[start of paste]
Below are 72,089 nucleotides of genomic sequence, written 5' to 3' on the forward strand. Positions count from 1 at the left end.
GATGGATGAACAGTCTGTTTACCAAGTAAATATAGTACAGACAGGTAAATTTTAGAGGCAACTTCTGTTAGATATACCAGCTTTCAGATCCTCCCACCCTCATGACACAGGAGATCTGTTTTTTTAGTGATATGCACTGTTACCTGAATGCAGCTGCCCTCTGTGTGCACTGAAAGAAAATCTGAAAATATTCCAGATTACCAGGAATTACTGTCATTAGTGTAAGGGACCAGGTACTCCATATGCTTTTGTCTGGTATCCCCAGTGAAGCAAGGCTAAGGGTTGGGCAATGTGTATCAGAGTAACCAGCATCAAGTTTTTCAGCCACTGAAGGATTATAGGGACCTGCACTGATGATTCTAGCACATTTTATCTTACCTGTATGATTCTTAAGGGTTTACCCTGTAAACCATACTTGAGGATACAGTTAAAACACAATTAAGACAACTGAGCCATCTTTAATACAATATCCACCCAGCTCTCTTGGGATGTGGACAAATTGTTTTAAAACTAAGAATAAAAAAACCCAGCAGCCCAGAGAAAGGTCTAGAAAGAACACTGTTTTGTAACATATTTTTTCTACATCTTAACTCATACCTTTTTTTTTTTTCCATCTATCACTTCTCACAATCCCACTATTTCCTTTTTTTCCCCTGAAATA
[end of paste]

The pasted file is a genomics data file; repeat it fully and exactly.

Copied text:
Below are 72,089 nucleotides of genomic sequence, written 5' to 3' on the forward strand. Positions count from 1 at the left end.
GATGGATGAACAGTCTGTTTACCAAGTAAATATAGTACAGACAGGTAAATTTTAGAGGCAACTTCTGTTAGATATACCAGCTTTCAGATCCTCCCACCCTCATGACACAGGAGATCTGTTTTTTTAGTGATATGCACTGTTACCTGAATGCAGCTGCCCTCTGTGTGCACTGAAAGAAAATCTGAAAATATTCCAGATTACCAGGAATTACTGTCATTAGTGTAAGGGACCAGGTACTCCATATGCTTTTGTCTGGTATCCCCAGTGAAGCAAGGCTAAGGGTTGGGCAATGTGTATCAGAGTAACCAGCATCAAGTTTTTCAGCCACTGAAGGATTATAGGGACCTGCACTGATGATTCTAGCACATTTTATCTTACCTGTATGATTCTTAAGGGTTTACCCTGTAAACCATACTTGAGGATACAGTTAAAACACAATTAAGACAACTGAGCCATCTTTAATACAATATCCACCCAGCTCTCTTGGGATGTGGACAAATTGTTTTAAAACTAAGAATAAAAAAACCCAGCAGCCCAGAGAAAGGTCTAGAAAGAACACTGTTTTGTAACATATTTTTTCTACATCTTAACTCATACCTTTTTTTTTTTTCCATCTATCACTTCTCACAATCCCACTATTTCCTTTTTTTCCCCTGAAATA